Martha and Mary sent word to Jesus when their brother was sick. And they went to meet Jesus after their brother had died. They loved Jesus, but more importantly, they knew Jesus loved them. That’s why they couldn’t understand why it happened. We struggle in the same way, asking why the Lord would do such a thing, when we know that the Lord is good and that he loves us. We know the Lord loves the parents of this little boy who died. We know the Lord loves his church that suffers along with them. That is why the human response is to ask why, or to reject God, when the spiritual response must be to run to him. Mary and Martha did what we must do. When we are tempted to doubt God’s love for us, we go to him.
In this story we see that Jesus was deeply moved by the grief of the family and friends of Lazarus, and he wept. Why did Jesus weep? It was not because he didn’t know what to do, or because he had let them down by not coming. Or because the whole thing had gone wrong and he never intended for all of this to happen. No! To believe any of that is to doubt the absolute loving sovereignty of our God. He wept because he loved them. That is why we have wept, and still weep. The brokenness of this church this week, the weeping we have done together, is because we love this family; they are part of us, the family of God.
Finally, we hold onto one towering truth. Jesus said to Martha: “I am the resurrection and the life. Whoever believes in me, though he die, yet shall he live.” He is the resurrection and the life for babies, for they are not at the age where they can trust him. He is the resurrection and life for the rest of us who do trust him alone for our salvation. That is the foundation for our faith, and it is why we gather every week to sing and pray and preach and give and serve. It is why we hold onto one another during times of grief, and it is why we can rejoice even in the midst of unimaginable suffering.
In Jesus we have hope for resurrection, and that hope will not disappoint.
I really like John Rosemond’s column in the Times-News, and generally I agree with him. Every now and then, though, I just have to take issue with his advice. The question from concerned parents several years ago was what to do about their 17-year-old daughter and her boyfriend. The letter said the daughter is an honor student, and is not a risk-taker, “except with boys.” She and her current boyfriend are chafing under her parents’ rule that they cannot be alone together, and she has been caught texting her boyfriend about “sneaking out in cars to be alone.”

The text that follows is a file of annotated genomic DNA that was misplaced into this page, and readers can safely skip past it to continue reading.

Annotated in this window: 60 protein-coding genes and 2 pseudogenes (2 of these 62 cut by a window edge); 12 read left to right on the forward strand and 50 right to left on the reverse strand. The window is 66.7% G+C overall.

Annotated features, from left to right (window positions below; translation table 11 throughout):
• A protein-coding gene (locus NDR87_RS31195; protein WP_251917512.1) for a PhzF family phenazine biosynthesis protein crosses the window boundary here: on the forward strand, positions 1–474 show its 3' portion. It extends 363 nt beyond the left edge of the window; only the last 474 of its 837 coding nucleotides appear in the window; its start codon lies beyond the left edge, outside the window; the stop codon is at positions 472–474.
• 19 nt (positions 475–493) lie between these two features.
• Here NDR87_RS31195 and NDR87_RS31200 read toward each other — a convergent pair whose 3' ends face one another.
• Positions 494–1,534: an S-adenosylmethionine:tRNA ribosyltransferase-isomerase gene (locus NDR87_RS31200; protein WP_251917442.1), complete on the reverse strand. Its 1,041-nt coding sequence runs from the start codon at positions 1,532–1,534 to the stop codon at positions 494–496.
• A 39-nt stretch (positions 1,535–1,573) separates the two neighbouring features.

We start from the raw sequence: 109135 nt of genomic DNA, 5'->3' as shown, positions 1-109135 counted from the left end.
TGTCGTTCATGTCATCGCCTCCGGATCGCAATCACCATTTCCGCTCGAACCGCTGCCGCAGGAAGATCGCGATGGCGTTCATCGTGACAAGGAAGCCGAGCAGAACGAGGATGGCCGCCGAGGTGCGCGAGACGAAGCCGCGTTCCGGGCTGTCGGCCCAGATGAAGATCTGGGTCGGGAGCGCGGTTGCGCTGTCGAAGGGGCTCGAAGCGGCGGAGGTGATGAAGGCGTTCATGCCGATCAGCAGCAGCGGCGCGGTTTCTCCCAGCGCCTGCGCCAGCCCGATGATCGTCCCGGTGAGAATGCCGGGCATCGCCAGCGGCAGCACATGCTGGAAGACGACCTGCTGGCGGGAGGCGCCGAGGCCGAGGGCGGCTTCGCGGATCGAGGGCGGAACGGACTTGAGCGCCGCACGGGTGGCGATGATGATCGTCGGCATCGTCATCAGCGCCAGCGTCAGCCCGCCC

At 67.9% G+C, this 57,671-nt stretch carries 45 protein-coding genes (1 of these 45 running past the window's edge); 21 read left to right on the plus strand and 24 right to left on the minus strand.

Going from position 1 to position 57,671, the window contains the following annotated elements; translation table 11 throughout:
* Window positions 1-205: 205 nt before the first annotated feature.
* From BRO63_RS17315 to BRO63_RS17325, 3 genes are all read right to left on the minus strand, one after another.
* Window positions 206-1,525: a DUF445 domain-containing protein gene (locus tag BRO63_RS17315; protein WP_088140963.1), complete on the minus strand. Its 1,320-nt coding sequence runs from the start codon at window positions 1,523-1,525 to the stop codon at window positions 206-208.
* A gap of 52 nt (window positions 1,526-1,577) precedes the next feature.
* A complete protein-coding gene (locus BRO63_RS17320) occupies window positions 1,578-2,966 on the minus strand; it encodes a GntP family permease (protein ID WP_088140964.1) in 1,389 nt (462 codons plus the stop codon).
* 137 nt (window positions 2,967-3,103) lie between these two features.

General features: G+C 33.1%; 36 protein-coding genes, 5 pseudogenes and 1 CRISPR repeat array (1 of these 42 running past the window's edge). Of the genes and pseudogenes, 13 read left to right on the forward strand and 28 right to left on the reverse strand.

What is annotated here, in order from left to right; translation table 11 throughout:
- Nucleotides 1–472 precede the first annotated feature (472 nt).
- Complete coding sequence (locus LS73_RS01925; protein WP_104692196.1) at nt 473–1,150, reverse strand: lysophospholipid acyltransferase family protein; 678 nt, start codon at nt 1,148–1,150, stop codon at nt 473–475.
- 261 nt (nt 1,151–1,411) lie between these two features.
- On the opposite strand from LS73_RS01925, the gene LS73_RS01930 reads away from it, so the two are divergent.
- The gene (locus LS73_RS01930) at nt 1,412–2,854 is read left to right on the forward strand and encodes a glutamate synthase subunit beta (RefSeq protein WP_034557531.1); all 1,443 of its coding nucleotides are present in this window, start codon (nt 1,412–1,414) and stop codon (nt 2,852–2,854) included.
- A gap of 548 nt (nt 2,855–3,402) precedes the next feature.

Mr. Rosemond started his response by saying, “Your question, however brief, absolutely drips with evidence that the two of you are guilty of world-class micromanagement.” He then went on to define “micromanagement” and its effects, “deceit, disloyalty, conflict and communication problems.” Rosemond said that these young people are engaging in three of the four of those effects and the final one, disloyalty, will surely follow if the parents continue in their destructive behavior of micromanagement.
Mr. Rosemond seemed to ignore the towering clue in the parents’ question, that their daughter tends to be a risk-taker with boys. They know their daughter; Mr. Rosemond does not. He casts that aside and seems to imply that the parents are incompetent because they want to maintain standards of behavior with their daughter for her own protection. Mr. Rosemond admits that young children need tight reins on their behavior, and I agree that as our children grow, those reins need to be loosened, in direct proportion to the wisdom and responsibility our children display. Rosemond even agrees that “some teens, because they have demonstrated a serious inability to make good decisions, may need to be micromanaged.” But then he goes on to say, “the very teen who needs it is not going to submit to it. A teen who does not need it is not going to submit to it, either. Therefore, micromanagement does not work with teens. Period.”